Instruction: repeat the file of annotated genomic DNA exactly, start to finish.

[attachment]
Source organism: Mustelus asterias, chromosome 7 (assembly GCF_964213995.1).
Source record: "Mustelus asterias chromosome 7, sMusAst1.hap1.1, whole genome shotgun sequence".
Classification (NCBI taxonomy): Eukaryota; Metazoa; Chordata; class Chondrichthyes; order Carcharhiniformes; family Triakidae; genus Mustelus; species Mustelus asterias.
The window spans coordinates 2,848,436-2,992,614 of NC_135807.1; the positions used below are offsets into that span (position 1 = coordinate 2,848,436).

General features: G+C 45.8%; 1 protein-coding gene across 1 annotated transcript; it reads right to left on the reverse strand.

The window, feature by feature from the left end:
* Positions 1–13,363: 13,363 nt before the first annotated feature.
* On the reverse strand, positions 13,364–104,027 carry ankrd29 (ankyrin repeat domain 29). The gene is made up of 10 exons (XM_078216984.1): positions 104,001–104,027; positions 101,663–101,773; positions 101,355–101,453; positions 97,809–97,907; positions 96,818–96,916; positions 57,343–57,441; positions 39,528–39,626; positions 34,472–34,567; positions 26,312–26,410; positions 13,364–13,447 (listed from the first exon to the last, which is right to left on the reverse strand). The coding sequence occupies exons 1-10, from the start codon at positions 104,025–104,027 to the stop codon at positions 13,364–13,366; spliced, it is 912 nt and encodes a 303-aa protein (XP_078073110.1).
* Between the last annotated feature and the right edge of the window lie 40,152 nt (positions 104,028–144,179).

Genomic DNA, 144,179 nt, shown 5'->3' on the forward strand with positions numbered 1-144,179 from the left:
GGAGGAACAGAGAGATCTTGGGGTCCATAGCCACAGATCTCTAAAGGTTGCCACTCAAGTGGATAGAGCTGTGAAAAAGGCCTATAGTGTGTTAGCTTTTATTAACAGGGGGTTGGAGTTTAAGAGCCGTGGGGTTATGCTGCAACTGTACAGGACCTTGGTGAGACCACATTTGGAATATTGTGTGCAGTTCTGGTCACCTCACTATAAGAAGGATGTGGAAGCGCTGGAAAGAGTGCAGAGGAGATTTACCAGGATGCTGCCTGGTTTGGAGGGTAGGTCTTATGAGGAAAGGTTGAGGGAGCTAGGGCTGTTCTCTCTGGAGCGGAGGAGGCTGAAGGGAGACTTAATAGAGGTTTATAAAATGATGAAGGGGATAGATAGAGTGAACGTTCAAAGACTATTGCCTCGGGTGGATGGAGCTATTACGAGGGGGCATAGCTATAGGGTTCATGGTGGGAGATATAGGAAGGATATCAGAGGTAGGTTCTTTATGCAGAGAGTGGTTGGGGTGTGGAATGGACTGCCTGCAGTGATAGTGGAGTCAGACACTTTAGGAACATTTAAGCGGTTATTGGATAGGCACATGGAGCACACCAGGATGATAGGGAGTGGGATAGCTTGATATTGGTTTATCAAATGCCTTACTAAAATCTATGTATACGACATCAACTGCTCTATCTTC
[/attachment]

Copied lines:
Source organism: Mustelus asterias, chromosome 7 (assembly GCF_964213995.1).
Source record: "Mustelus asterias chromosome 7, sMusAst1.hap1.1, whole genome shotgun sequence".
Classification (NCBI taxonomy): Eukaryota; Metazoa; Chordata; class Chondrichthyes; order Carcharhiniformes; family Triakidae; genus Mustelus; species Mustelus asterias.
The window spans coordinates 2,848,436-2,992,614 of NC_135807.1; the positions used below are offsets into that span (position 1 = coordinate 2,848,436).

General features: G+C 45.8%; 1 protein-coding gene across 1 annotated transcript; it reads right to left on the reverse strand.

The window, feature by feature from the left end:
* Positions 1–13,363: 13,363 nt before the first annotated feature.
* On the reverse strand, positions 13,364–104,027 carry ankrd29 (ankyrin repeat domain 29). The gene is made up of 10 exons (XM_078216984.1): positions 104,001–104,027; positions 101,663–101,773; positions 101,355–101,453; positions 97,809–97,907; positions 96,818–96,916; positions 57,343–57,441; positions 39,528–39,626; positions 34,472–34,567; positions 26,312–26,410; positions 13,364–13,447 (listed from the first exon to the last, which is right to left on the reverse strand). The coding sequence occupies exons 1-10, from the start codon at positions 104,025–104,027 to the stop codon at positions 13,364–13,366; spliced, it is 912 nt and encodes a 303-aa protein (XP_078073110.1).
* Between the last annotated feature and the right edge of the window lie 40,152 nt (positions 104,028–144,179).

Genomic DNA, 144,179 nt, shown 5'->3' on the forward strand with positions numbered 1-144,179 from the left:
GGAGGAACAGAGAGATCTTGGGGTCCATAGCCACAGATCTCTAAAGGTTGCCACTCAAGTGGATAGAGCTGTGAAAAAGGCCTATAGTGTGTTAGCTTTTATTAACAGGGGGTTGGAGTTTAAGAGCCGTGGGGTTATGCTGCAACTGTACAGGACCTTGGTGAGACCACATTTGGAATATTGTGTGCAGTTCTGGTCACCTCACTATAAGAAGGATGTGGAAGCGCTGGAAAGAGTGCAGAGGAGATTTACCAGGATGCTGCCTGGTTTGGAGGGTAGGTCTTATGAGGAAAGGTTGAGGGAGCTAGGGCTGTTCTCTCTGGAGCGGAGGAGGCTGAAGGGAGACTTAATAGAGGTTTATAAAATGATGAAGGGGATAGATAGAGTGAACGTTCAAAGACTATTGCCTCGGGTGGATGGAGCTATTACGAGGGGGCATAGCTATAGGGTTCATGGTGGGAGATATAGGAAGGATATCAGAGGTAGGTTCTTTATGCAGAGAGTGGTTGGGGTGTGGAATGGACTGCCTGCAGTGATAGTGGAGTCAGACACTTTAGGAACATTTAAGCGGTTATTGGATAGGCACATGGAGCACACCAGGATGATAGGGAGTGGGATAGCTTGATATTGGTTTATCAAATGCCTTACTAAAATCTATGTATACGACATCAACTGCTCTATCTTC